Abstract

Previous studies suggested a link between the use of G-CSF and increased incidence of myelodysplastic syndrome (MDS) and acute myeloid leukemia (AML) after immunosuppressive therapy (IST) for severe aplastic anemia (SAA). This European survey included 840 patients who received a first-line IST with (43%) or without (57%) G-CSF. The incidences of MDS/AML in patients who did or did not receive G-CSF were 10.9% and 5.8%, respectively. A significantly higher hazard (1.9) of MDS/AML was associated with use of G-CSF. Relapse of aplastic anemia was not associated with a worse outcome in patients who did not receive G-CSF as first therapy, whereas relapse was associated with a significantly worse outcome in those patients who received G-CSF. These results emphasize the necessity of the current European randomized trial comparing IST with or without G-CSF and to alert physicians that adding G-CSF to IST is currently not standard treatment for SAA.

Introduction

Use of antithymocyte globulin (ATG) and cyclosporine (CsA) has led to a dramatic improvement in the survival of patients with severe aplastic anemia (SAA).1  Combination of both drugs led to survival rates reaching 80%, in the long term.1-3  More recently, granulocyte colony-stimulating factor (G-CSF) has been introduced as supportive therapy for patients with SAA.4  G-CSF should not be viewed as sole therapy for SAA.5  A small randomized trial by the European Group for Blood and Marrow Transplantation (EBMT), however, failed to demonstrate a survival advantage from adding G-CSF to ATG and CsA.6 

Myelodysplastic syndrome (MDS) and acute myeloid leukemia (AML) following immunosuppressive therapy (IST) for SAA have long been described. An EBMT survey in 1993 reported a 10-year incidence of 10% for MDS and 5% for AML.7  Of note, most of these patients had been treated with ATG alone without CsA. Since then, a few studies reported AML/MDS incidences ranging from 10% to 15% after combined treatment with ATG and CsA (for a review, see Socie et al8 ). However, in the late 1990s alarming data were published by Japanese groups reporting incidences as high as 45% in children who were treated with IST in combination with G-CSF.9  Although a retrospective Italian study failed to confirm such worrying figures,10  the question remains unsolved as to the potential role of G-CSF in the genesis of such complications.

The EBMT-SAA working party thus decided to reassess the incidence of MDS/AML following IST for SAA in the modern era of combined ATG and CsA therapy and to examine the role, if any, of G-CSF as part of the primary treatment in both malignant complications and its effect on overall survival.

Patients and methods

The EBMT database was used to identify 881 patients who had received a first-line combined treatment with ATG and CsA with or without added G-CSF as first line. A questionnaire was sent to each participating center to confirm primary treatment; severity of the disease11 ; the occurrence of MDS, AML, or solid tumor (clonal chromosomal abnormalities and date if any); relapse of SAA (and date if any); transplantation (and date if any); and use of G-CSF (dose and duration). The G-CSF dose used was 5 μg/kg/d given for less than 6 months. Forty-one patients were excluded from the analysis (32 because of lack of date of treatment, 1 patient with a transplant without date of transplantation available, 6 patients lost to follow-up, and 2 patients with a diagnosis of malignancy before treatment for SAA). Thus, 840 patients are included in this analysis.

The diagnosis of MDS, AML, and solid tumor was abstracted from each patient's chart. No central review of pathologic material was performed. The cumulative incidence of any clonal event was calculated with death (n = 169) or transplantation (n = 176) being considered as competing events. Risk factors for secondary malignancies and those affecting survival were analyzed by multivariate analysis using the Cox model, with time-dependent covariates for events (malignancies and relapse) occurring during follow-up.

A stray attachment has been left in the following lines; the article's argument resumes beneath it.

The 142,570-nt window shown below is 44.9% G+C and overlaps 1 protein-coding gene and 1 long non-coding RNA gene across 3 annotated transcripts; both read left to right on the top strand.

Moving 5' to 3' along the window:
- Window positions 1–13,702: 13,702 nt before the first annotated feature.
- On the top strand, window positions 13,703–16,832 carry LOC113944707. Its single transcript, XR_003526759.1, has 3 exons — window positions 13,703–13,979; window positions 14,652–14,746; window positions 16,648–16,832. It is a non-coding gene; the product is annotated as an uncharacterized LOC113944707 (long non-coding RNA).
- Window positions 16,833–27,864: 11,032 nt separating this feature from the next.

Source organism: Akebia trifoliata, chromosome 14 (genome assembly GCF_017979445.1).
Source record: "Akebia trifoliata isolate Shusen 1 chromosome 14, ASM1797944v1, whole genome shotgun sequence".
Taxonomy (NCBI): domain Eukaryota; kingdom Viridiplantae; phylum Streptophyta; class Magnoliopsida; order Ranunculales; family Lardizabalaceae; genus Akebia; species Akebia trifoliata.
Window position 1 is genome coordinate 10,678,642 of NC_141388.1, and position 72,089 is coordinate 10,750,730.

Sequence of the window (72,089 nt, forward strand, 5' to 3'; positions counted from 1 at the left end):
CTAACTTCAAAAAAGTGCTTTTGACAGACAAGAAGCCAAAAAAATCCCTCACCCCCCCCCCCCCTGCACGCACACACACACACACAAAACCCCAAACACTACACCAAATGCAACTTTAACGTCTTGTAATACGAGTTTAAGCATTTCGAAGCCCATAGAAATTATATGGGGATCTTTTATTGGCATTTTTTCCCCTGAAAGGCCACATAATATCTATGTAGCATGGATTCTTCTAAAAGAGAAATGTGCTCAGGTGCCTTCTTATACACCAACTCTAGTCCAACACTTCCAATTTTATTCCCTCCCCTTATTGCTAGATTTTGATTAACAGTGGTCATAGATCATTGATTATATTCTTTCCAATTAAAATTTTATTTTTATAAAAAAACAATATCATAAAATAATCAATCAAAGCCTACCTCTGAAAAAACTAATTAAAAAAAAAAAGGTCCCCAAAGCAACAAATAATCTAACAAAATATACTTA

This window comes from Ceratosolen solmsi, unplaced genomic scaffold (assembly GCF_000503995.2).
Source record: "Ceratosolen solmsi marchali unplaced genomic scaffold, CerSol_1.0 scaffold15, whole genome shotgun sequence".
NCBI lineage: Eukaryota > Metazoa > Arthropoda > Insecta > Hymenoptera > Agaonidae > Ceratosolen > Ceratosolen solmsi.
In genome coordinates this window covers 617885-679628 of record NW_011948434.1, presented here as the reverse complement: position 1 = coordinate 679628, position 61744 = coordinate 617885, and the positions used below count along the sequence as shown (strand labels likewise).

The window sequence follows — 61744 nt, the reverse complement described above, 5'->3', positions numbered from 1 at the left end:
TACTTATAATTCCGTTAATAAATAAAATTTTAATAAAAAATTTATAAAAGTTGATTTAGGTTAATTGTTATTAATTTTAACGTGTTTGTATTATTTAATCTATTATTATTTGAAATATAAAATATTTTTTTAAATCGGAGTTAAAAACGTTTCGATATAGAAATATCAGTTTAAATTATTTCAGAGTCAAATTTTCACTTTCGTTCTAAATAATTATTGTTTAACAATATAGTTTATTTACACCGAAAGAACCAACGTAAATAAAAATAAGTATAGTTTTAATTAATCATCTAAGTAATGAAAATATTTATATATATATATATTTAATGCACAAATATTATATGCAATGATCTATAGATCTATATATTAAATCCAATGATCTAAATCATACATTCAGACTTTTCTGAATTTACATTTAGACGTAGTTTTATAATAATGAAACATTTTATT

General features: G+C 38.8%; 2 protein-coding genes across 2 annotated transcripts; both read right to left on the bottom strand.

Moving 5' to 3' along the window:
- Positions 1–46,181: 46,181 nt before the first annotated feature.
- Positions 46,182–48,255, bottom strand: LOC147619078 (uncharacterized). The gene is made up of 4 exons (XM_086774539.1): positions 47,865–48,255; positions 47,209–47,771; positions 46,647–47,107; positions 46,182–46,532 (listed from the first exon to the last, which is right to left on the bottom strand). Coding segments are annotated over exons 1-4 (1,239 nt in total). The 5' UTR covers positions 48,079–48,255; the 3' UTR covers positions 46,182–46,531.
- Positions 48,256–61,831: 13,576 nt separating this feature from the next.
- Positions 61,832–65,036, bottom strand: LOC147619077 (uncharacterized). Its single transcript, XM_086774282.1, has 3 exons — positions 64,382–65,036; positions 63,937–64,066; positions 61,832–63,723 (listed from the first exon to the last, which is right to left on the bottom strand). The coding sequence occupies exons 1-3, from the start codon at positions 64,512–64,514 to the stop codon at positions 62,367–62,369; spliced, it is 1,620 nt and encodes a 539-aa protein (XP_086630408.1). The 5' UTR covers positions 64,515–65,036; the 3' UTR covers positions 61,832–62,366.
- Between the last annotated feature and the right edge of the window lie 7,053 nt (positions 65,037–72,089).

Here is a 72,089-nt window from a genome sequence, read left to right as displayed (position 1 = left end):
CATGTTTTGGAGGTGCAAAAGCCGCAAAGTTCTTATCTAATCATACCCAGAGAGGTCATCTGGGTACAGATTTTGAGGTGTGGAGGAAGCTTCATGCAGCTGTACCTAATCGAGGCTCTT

Results and discussion

This EBMT survey included 840 patients with SAA treated (as first-line therapy) with ATG plus CsA with (n = 363, 43%) or without (n = 477, 57%) G-CSF. Only a few patients (6%) received G-CSF before 1990, whereas 47% and 53%, respectively, received G-CSF in the time periods 1990-1994 and 1995-2002, respectively (P < .001). Median age at diagnosis was 26.8 years (interquartile range, 15.4-46.6 years); 470 were male, and the interval between diagnosis and treatment was 0.8 months. Most patients had idiopathic AA (n = 607, 72%). Younger patients were more likely to be treated by G-CSF (62% versus 37%; P < .001). IST plus G-CSF was delivered with a shorter time from diagnosis to treatment as compared to IST alone (86% versus 69% [P < .001] before or after 2 months, respectively). Otherwise no significant difference emerged between the 2 patients groups. The 10-year survival rate was 72.2%, as expected (2.1), with a median follow-up of almost 4.7 (0.3) years. Twenty-four, 26, and 10 cases of MDS, AML, and solid tumors were reported, at a median elapsed time (interquartile range) of 2.5 years (2.0-5.6 years), 2.2 years (0.9-5.4 years), and 7.1 years (1.2-11.0 years), respectively. Thus compared to our previous survey and results from other groups it appears that MDS and AML occurred earlier than previously described.7,8  This may be linked to a more systematic search for secondary malignancies or to an earlier onset in the era of combined IST. The 10-year cumulative incidence of MDS, AML, and solid tumor was 4.3%, 4.6%, and 0.7%, respectively. These data do not reproduce the alarming figures from the Japanese group9,12,13  but fit with those from the Italian study.10  The incidence of MDS and AML in patients who did or did not receive G-CSF is illustrated in Figure 1 (combining both MDS and AML 10-year cumulative incidences were 5.8% and 10.9% [P = .07] in no G-CSF and G-CSF groups, respectively). In multivariate risk factor analysis only older age was associated with the occurrence of MDS (age ≥ 45 years; hazard ratio [HR] = 2.9; 95% CI, 1.3-6.6; P = .01), and factors associated with increased risk of leukemia included older age (age ≥ 45 years; HR = 4.1; 95% CI, 1.8-9.6; P = .002) and use of G-CSF (HR = 2.5; 95% CI, 1.1-6.0; P = .03). Combining MDS and AML we found both age older than 45 (HR = 2.9 [1.6-5.5], P = .001) and G-CSF (HR = 1.9 [1.0-3.5] P = .04) to be significant. Thus, although this is a retrospective analysis, it appears that G-CSF is associated with a small but significantly increased risk of MDS/AML after combined IST, as recently reported in patients treated with G-CSF for severe congenital neutropenia.14